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Title: The therapeutic relationship in remote support for self management of chronic dizziness
Author: Muller, Ingrid
Awarding Body: University of Southampton
Current Institution: University of Southampton
Date of Award: 2012
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Telephone-delivered therapy is often used to deliver support as it can help overcome barriers that may previously have prevented patients with chronic illness from accessing key services. Very little research has looked at the therapeutic relationship during telephone support for people self-managing a chronic illness. the empirical work in this thesis is nested within a randomised controlled trial (RCT) of self-management of chronic dizziness, a condition that can be debilitating with serious consequences. This thesis explored the role of the therapeutic relationship during telephone support for using booklet-based vestibular rehabilitation (VR) to self-manage chronic dizziness. A meta-analysis of telephone delivered therapy for chronic illness was conducted to examine whether or not telephone therapy can affect physical health outcomes. Eight RCTs (1093 patients) were included, and the results found that telephone delivered therapy significantly improved physical health outcomes in people with chronic illness (d = 0.225, 95% Cl = 0.105, 0.344). A qualitative study of people's experiences of self-managing chronic dizziness using booklet-based VR with or without telephone support (n=33) identified themes characterising people's experiences, thoughts and feelings about these models of VR delivery. Findings indicated that participants valued telephone support. Quantitative analysis examining predicators of outcome (n=112) found that the therapeutic relationship predicted change in handicap, and was related to greater enablement, although it was not related to change in dizziness symptoms. A final mixed methods study aimed to evaluate the development of the therapeutic relationship using Roter Interaction Analysis System to examine recorded therapy sessions. This study found patient centredness during therapy to be related to the therapeutic relationship. Exploratory analyses indentified specific features of patient-centredness that may be related to better and worse alliance. A qualitative analysis of high and low patient centred therapy sessions found that high patient centredness sessions were more likely to include general chat, encouragement, reassurance, and therapists were more responsive to participant cues. Low patient centred sessions were more likely to include participant concerns and therapists not responding to participant cues. This thesis indentified a number of potential elements of telephone support that may be important for the development of the therapeutic relationship in patients self-managing dizziness.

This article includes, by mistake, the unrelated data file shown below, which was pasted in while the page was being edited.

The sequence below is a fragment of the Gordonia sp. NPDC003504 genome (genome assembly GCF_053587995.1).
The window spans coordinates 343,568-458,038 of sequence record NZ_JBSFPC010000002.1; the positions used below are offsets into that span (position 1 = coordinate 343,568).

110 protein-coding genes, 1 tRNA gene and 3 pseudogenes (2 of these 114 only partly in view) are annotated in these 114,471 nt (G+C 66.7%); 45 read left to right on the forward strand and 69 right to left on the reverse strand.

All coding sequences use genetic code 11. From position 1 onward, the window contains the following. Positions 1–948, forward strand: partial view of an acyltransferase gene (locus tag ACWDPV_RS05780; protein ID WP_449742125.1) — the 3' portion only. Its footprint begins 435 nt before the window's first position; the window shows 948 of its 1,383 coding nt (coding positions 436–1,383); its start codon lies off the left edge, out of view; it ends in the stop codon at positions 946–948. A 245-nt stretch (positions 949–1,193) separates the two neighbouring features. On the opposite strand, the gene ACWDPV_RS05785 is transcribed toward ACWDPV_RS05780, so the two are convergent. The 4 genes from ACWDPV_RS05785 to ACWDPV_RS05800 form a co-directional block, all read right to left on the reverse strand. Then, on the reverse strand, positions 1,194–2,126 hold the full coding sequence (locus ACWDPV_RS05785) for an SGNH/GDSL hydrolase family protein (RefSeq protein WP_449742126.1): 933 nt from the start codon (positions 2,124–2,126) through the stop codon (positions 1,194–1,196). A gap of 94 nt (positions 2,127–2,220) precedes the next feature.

Supervisor: Yardley, Lucy ; Kirby, Sarah Sponsor: Not available
Qualification Name: Thesis (Ph.D.) Qualification Level: Doctoral
EThOS ID:  DOI: Not available
Keywords: BF Psychology ; RM Therapeutics. Pharmacology